Anyfi is actually, the main entrance of the new Kallikratis Municipality of Nafplio from Athens via the new road of antiquities, Mycenae, Nafplio. It is a village buried in the orange groves and naturally the cultivation of orange is the main occupation of most residents. It is situated at the crossroads, east and north of Argos and Nafplio, with a distance of 7 & 12 km respectively, at an altitude of 30 meters from the sea, and it had 898 inhabitants according to the 2001 census.

                                                                                 Aerial view of Anyfiou

History - Origins - Names 
In the area where today the settlement is built, there seems to be no more ancient settlement, as there not have been some traces showing some earlier habitation. Between the location called 'Desi' and this called 'Chasna "east of the village, until a few years ago, there was visible ruins of churches dedicated to St Kiriaki (the name of "Cine Ntializa " derives from this church, which in Greek means Saint Kiriaki) and tiles, highlighted by plowing the land there, suggesting the possible pre-existent, unknown settlement from the Byzantine period. 

The first historical mention of the village is in the inventory Grimani, census carried out the orders of the Venetian Governor of Peloponnese F.Grimani, during the years 1699-1700, and it is considered by historians the most trusted until then. In the census, the village listed as Gnyfi, belonging to the province (territorio) of Nafplio, with 147 inhabitants, the largest (according to census) villages of the plain of Argolida prefecture.

The lack of prior reference to a document or Ottoman register combined with the first mention of the settlement in the census Grimani leads to thought-and most likely-concluded that the settlement with the Latin name Gnyfi, as indicated in the census, is delayed installation of Arvanites in last decades of the 17th century. (1660-1680). The village's name pronounced then Nioufi as the Latin letter G in front of the N, and Y following, clearly suggests. It has not been possible so far to clearly attribute the origin and meaning of the word either referring to the Greek language or Arvanite language.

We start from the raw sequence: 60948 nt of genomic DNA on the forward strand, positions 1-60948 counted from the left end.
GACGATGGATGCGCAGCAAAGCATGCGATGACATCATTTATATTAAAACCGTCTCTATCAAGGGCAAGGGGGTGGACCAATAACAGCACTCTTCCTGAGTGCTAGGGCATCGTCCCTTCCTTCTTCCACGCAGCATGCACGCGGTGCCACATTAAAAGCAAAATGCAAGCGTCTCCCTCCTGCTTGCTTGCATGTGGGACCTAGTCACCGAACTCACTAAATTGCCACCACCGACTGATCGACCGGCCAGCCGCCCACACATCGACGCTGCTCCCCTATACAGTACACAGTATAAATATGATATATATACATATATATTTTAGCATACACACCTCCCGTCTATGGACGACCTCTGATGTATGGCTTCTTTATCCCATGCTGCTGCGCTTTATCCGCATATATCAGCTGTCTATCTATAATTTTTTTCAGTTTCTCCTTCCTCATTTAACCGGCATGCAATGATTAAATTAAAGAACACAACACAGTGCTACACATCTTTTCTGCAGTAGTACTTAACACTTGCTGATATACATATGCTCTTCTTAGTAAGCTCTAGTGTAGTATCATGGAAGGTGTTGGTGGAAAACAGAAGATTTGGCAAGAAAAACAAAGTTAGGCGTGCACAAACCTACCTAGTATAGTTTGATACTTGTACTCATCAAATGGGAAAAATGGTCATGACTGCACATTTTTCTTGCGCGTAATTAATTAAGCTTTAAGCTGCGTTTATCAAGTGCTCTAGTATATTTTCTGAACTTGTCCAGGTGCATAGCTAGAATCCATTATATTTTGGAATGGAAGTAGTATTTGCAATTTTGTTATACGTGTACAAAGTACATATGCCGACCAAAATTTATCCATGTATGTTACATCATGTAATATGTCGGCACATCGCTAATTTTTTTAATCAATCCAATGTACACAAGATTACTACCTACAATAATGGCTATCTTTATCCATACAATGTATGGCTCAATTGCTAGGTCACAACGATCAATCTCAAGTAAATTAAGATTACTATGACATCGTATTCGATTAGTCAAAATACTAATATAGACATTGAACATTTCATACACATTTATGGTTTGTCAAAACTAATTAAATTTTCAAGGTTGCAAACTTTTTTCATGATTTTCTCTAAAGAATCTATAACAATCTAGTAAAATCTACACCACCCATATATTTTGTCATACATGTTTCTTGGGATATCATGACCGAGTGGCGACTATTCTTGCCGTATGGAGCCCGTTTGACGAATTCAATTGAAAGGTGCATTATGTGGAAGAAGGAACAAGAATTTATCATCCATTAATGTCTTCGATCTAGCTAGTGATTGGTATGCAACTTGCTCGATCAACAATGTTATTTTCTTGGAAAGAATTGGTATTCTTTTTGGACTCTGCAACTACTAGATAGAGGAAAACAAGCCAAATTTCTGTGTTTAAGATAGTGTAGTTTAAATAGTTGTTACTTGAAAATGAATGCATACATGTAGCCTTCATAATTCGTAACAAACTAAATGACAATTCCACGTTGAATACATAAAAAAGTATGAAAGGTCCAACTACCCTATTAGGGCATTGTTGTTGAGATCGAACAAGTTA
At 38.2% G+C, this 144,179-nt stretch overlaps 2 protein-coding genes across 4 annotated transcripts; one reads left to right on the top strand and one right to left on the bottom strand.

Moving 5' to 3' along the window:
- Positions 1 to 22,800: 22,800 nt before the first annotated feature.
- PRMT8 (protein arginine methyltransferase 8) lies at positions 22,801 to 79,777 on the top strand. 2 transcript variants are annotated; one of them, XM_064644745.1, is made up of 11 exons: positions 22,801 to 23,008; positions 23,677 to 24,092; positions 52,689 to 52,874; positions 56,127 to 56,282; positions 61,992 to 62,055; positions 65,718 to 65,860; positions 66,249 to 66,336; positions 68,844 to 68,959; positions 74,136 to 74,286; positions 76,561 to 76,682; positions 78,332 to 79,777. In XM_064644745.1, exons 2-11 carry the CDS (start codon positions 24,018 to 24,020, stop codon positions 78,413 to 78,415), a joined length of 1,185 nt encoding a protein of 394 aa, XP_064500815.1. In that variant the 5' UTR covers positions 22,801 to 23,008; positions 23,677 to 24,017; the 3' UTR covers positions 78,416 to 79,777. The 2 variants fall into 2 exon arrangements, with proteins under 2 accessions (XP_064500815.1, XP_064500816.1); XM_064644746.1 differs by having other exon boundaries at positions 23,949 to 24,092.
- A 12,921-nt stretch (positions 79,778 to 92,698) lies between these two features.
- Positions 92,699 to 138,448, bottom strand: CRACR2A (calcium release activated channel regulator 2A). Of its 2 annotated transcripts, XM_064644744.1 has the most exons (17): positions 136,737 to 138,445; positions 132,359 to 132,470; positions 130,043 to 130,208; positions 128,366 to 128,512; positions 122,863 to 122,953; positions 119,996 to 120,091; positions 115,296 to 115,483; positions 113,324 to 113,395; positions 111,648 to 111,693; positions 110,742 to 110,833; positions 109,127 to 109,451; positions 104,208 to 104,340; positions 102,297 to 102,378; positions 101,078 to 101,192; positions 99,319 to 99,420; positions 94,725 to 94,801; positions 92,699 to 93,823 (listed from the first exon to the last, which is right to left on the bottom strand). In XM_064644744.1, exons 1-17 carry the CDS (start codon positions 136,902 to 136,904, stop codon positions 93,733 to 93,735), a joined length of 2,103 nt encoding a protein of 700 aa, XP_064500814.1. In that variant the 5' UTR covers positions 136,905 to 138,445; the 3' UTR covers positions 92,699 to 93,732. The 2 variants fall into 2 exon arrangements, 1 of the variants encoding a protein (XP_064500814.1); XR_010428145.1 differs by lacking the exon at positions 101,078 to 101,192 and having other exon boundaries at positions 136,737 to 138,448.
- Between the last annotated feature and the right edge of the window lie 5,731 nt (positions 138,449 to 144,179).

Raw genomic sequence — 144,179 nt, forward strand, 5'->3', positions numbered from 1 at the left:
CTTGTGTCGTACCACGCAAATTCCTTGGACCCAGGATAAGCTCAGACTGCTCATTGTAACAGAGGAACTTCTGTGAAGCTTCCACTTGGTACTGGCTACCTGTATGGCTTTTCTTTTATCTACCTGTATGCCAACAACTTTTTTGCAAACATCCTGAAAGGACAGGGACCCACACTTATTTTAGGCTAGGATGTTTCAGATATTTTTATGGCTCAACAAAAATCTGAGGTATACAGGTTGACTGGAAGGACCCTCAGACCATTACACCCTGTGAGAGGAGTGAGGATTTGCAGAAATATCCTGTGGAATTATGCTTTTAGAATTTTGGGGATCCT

The residents of Anyfi, there, believe (relying on oral traditions) that the name of the village is related to the Greek word "bride" or "nymph", due to the proximity of the village to the ancient Heraion, which is located approximately 2 kilometres to the north.

Archaeologist John Pikoulas in his book "Road Network and Defence Argolido-Korinthias" attributes the name of the settlement in the Turkish word Anifa, meaning "camping place".

                                   Old flourmill

The initial location of Arvanites from the last decades of the 17th century was certainly reinforced by Arcadian families, both before and after the revolution of 1821, but also by refugees of Asia Minor or islanders in later times.

The geographer Anthony Miliarakis in 1885 made ​​a pilgrimage and came across the prior county Argolidokorinthias. In his book, published in 1886, entitled Geography Politics of Argolida and Corinthia, he indicates the existence of the village Anyfi, and the inhabitants are Albanians as he purports, that speak the dialect Arvanite.


The truth is that the original inhabitants of the settlement were bilingual, speaking initially Arvanitika and then Arvanitika and Greek, based on a need to communicate with the large urban centres of Argos and Nafplio and with neighbouring villages, where the Greek element was intense. In the mid 1930s, Arvanite language was abandoned and old men or old women know some words, phrases in Arvanite language, reminiscent of the past.

Among the oldest families in the village are: Kollias (currently Mitrokollias) Yiannatsis-Silis (currently Mitrosilis) Koliavanis (currently Kolivanis) Gkatsis and Stergios (Stergiou today).

Arcadian families, who settled early (late 18th-early 19th century) the settlement are Hatzis (currently Hatzopoulos) and Karabis.